A man of demeanor stature smiles with glee from behind a mountain of colorful casino chips as he reveals his cards to the other poker players at the table. One by one they throw their cards into the muck with a heavy sigh. A murmur travels around the small group of men as they try to analyze the hand.
The winner leans forward and pulls the pot towards him with both hands while he quietly glances at the other players, careful not to spill his drink. He quickly adds the chips to his stack and prepares for the next hand.
“I can’t believe you hit a four outer on the turn to complete that gutshot straight. Well, well, you’ll soon run out of luck,” one of the losing players said. “And when you do, I’ll be there to felt your ass.”
Welcome to the world of Texas hold ’em. This poker variant is currently dominating in casinos worldwide. It was first introduced to Las Vegas in the late 60s by a handful of players like Doyle Brunson, Amarillo Slim, and Crandell Addington.
Almost 50 years later hold ‘em became a household name when a Tennessee accountant qualified to the World Series of Poker main event through an online tournament, and then went on to win the whole thing.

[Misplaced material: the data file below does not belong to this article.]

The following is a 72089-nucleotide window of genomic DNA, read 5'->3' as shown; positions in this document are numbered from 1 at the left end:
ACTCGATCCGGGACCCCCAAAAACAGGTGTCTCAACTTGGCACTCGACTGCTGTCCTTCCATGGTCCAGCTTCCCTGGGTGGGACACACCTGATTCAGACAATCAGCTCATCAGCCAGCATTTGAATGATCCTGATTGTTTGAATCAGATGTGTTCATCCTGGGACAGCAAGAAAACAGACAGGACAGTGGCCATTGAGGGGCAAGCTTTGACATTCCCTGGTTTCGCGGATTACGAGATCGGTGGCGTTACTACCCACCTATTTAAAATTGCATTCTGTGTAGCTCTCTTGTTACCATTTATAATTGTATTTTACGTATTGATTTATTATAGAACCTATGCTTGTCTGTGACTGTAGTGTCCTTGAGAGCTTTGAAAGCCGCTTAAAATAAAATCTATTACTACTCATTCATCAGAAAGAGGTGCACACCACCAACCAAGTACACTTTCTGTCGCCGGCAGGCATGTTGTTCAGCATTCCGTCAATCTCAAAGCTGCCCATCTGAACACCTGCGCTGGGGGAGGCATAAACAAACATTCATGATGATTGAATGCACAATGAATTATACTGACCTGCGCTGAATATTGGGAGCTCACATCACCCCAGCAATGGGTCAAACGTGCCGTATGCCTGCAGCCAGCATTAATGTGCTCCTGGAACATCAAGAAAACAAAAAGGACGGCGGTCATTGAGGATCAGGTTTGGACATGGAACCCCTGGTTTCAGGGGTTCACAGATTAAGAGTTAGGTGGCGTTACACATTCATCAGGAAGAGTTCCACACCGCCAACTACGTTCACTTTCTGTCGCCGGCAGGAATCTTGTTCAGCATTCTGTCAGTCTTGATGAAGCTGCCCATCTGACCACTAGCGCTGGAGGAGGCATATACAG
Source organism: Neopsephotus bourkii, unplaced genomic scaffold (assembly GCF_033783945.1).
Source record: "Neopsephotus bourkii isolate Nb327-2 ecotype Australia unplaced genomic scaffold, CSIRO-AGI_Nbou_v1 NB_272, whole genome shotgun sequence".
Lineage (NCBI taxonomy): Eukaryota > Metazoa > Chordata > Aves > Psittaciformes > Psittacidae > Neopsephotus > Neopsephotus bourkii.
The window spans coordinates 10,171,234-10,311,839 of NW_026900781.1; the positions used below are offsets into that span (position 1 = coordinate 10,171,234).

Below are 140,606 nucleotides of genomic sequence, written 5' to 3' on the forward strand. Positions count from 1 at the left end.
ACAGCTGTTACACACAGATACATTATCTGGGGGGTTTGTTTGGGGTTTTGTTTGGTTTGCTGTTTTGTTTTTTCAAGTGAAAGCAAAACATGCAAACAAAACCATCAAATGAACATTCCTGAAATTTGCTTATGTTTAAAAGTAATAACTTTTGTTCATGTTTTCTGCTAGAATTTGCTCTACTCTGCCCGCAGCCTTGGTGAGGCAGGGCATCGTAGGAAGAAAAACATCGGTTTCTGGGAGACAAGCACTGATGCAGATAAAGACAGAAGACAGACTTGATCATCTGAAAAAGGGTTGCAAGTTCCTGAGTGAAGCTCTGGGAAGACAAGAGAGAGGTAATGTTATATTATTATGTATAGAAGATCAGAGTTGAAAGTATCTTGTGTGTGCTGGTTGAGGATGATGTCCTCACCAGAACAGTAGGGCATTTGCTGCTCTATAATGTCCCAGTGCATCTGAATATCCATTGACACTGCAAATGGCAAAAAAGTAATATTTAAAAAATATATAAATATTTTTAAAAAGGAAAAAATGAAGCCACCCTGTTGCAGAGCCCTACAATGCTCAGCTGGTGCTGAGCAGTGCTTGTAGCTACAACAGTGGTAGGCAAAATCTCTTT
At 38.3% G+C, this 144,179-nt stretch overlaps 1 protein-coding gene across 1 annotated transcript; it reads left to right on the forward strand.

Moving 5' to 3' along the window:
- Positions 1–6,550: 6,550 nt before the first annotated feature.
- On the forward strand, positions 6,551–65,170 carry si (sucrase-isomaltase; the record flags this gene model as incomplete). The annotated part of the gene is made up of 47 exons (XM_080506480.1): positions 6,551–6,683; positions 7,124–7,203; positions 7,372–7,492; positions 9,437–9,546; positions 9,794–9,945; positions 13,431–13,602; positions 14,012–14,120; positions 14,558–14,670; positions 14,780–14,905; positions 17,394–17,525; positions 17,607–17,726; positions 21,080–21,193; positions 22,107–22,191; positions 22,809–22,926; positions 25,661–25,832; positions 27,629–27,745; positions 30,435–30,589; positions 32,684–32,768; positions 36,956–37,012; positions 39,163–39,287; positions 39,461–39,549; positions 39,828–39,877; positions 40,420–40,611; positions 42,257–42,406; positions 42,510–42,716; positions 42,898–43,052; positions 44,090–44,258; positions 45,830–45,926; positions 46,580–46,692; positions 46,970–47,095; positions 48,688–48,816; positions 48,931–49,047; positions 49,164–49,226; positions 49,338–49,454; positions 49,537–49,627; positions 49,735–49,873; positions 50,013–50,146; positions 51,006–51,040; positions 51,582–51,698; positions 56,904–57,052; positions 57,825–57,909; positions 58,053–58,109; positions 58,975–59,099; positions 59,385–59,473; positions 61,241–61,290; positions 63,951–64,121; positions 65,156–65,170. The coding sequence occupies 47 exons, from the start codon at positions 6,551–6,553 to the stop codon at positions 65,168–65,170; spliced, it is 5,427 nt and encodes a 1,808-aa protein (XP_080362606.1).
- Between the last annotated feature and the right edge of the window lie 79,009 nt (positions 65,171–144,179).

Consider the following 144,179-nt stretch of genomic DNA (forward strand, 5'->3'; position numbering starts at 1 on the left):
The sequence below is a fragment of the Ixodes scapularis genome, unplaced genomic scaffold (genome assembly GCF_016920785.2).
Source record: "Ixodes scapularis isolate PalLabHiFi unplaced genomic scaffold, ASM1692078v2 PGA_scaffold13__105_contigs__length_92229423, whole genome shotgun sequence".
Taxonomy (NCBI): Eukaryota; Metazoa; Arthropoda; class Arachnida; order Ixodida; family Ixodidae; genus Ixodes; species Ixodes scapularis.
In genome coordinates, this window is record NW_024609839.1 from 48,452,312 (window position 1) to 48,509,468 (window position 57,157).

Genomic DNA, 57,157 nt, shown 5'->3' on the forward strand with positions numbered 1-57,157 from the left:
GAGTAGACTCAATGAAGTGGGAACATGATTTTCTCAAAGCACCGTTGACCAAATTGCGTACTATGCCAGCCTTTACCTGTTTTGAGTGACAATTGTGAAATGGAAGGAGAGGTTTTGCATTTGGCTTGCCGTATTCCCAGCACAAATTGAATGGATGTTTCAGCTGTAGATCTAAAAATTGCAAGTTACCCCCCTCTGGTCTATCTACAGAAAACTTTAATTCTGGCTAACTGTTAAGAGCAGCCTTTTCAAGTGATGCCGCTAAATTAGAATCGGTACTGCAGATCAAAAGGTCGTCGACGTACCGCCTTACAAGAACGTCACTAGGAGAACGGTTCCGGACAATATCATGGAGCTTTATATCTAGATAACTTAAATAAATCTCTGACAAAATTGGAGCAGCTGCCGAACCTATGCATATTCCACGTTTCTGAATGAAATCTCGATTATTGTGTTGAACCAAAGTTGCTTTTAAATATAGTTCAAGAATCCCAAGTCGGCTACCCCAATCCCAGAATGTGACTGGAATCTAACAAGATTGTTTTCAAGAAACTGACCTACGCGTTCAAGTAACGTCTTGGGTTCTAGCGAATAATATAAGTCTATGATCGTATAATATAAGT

Chris Moneymaker turned the US$40 he spent on entering the online tournament into US$2.5m and made history in the process.
Back at the Empire Casino there’s a heated debate going on. Last hand’s winner is reluctantly defending his decision to call on the turn when he only had four outs.
“Look, there were four of us in the hand and I got a cheap price to see the next card. You all know it’s called gambling right,” he explains.
Poker players will acknowledge that there is an element of luck to poker, but it’s nothing any serious player would hedge their bet on. Ask anyone and they will tell you: “Poker is a skill game.”
The entire table is in upheaval now. Players are almost shouting at each other across the table. One of the losing players refuses to back down and wants the winner to admit that he only won the previous hand because he got lucky.
“Maybe it was luck. Maybe I calculated the odds for hitting my card and the pot odds and liked the answer. What does it matter? Let’s just play,” he says.
The arguing tampers off and becomes but a murmur. It’s silent enough for the croupier to say: “Gentlemen, pass the button and post your blinds.”
Scenes like this are played out in casinos all over the world. Poker players and gamblers are a specific breed, fuelled by coffee, cocktails and the occasional break for a cigarette. All of them want to make it to the ‘big show’ in Vegas.